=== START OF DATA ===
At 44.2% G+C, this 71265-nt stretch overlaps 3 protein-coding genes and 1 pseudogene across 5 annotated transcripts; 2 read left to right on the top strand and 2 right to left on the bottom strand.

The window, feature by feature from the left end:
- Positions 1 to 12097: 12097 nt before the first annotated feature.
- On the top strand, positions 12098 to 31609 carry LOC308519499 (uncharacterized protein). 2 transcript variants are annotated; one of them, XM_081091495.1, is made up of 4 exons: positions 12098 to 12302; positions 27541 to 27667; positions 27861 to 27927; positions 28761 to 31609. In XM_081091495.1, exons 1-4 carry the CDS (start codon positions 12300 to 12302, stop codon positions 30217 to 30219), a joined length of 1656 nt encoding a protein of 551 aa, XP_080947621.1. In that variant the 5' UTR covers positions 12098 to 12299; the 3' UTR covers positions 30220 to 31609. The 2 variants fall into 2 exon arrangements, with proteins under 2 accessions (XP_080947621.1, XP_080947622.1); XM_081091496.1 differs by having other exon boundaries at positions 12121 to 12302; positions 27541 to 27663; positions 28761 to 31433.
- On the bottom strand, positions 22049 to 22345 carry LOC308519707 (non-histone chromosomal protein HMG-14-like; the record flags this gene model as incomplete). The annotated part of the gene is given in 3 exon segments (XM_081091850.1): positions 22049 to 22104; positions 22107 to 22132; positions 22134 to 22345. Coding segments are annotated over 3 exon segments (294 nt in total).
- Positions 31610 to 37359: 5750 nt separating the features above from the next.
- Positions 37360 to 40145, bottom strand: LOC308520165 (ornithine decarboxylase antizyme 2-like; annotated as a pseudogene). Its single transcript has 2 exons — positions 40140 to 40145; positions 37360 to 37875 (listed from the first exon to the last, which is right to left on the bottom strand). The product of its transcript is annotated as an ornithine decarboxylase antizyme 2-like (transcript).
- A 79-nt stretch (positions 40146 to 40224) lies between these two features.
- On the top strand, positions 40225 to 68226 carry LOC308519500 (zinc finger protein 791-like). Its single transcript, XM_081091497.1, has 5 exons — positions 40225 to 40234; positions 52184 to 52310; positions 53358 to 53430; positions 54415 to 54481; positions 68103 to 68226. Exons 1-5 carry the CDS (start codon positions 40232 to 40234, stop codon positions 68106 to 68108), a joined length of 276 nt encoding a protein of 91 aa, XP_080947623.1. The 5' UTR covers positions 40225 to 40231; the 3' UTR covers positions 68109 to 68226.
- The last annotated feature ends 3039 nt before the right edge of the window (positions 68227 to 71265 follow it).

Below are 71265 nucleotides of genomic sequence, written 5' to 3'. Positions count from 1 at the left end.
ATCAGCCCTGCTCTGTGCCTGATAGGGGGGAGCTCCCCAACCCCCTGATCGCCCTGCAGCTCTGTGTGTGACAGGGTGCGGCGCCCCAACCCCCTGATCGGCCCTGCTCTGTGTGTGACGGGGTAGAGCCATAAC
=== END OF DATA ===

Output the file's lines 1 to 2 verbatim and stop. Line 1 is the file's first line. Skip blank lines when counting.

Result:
At 44.2% G+C, this 71265-nt stretch overlaps 3 protein-coding genes and 1 pseudogene across 5 annotated transcripts; 2 read left to right on the top strand and 2 right to left on the bottom strand.

The window, feature by feature from the left end: